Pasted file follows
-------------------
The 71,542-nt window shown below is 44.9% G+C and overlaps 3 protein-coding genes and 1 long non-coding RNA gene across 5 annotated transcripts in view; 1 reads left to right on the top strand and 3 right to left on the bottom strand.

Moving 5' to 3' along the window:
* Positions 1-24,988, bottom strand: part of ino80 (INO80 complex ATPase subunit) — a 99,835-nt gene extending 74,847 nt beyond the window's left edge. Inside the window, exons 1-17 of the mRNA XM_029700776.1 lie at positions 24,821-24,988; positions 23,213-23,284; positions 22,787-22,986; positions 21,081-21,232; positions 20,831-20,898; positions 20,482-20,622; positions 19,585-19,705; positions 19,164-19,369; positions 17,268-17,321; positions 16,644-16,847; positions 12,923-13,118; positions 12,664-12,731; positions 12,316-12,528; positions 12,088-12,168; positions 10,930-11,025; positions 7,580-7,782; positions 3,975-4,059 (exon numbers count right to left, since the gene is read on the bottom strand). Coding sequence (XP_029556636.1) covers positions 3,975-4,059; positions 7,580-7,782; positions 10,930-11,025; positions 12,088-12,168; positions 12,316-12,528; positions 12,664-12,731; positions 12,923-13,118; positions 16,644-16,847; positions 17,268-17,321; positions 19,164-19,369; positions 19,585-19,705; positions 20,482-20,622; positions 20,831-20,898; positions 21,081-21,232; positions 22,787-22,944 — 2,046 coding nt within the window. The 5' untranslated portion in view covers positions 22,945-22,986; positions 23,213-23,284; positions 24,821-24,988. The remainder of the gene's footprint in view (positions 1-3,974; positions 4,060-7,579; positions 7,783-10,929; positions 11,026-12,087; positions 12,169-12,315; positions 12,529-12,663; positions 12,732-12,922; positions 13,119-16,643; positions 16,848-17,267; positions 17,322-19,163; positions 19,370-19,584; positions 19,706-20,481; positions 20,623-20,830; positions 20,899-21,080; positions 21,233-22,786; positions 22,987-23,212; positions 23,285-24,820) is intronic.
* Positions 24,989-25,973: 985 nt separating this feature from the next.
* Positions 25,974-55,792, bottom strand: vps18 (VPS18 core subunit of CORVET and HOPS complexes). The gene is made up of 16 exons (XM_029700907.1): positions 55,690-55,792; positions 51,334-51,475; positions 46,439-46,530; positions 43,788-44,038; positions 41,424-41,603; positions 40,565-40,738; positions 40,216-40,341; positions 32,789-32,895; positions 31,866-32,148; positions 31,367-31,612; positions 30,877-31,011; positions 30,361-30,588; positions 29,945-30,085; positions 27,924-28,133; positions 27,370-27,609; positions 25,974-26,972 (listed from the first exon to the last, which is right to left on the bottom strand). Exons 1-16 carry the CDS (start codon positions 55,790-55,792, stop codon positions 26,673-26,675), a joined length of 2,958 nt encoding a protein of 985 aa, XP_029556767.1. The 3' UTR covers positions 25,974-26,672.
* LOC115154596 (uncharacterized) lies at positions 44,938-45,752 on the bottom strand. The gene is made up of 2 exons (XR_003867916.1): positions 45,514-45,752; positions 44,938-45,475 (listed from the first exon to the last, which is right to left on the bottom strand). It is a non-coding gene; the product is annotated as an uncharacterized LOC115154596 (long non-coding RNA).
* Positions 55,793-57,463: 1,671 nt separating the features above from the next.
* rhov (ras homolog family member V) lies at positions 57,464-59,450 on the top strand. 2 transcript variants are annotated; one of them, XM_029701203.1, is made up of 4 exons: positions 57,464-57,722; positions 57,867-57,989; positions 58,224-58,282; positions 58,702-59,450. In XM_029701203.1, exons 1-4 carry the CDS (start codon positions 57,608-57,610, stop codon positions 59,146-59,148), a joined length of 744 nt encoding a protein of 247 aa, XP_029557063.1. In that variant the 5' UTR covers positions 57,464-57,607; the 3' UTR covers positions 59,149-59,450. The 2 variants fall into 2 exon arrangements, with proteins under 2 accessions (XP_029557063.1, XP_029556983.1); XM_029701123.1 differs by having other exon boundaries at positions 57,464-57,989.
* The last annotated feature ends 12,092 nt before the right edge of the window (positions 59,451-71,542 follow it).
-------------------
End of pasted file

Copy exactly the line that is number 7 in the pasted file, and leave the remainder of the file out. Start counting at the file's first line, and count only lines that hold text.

* Positions 55,793-57,463: 1,671 nt separating the features above from the next.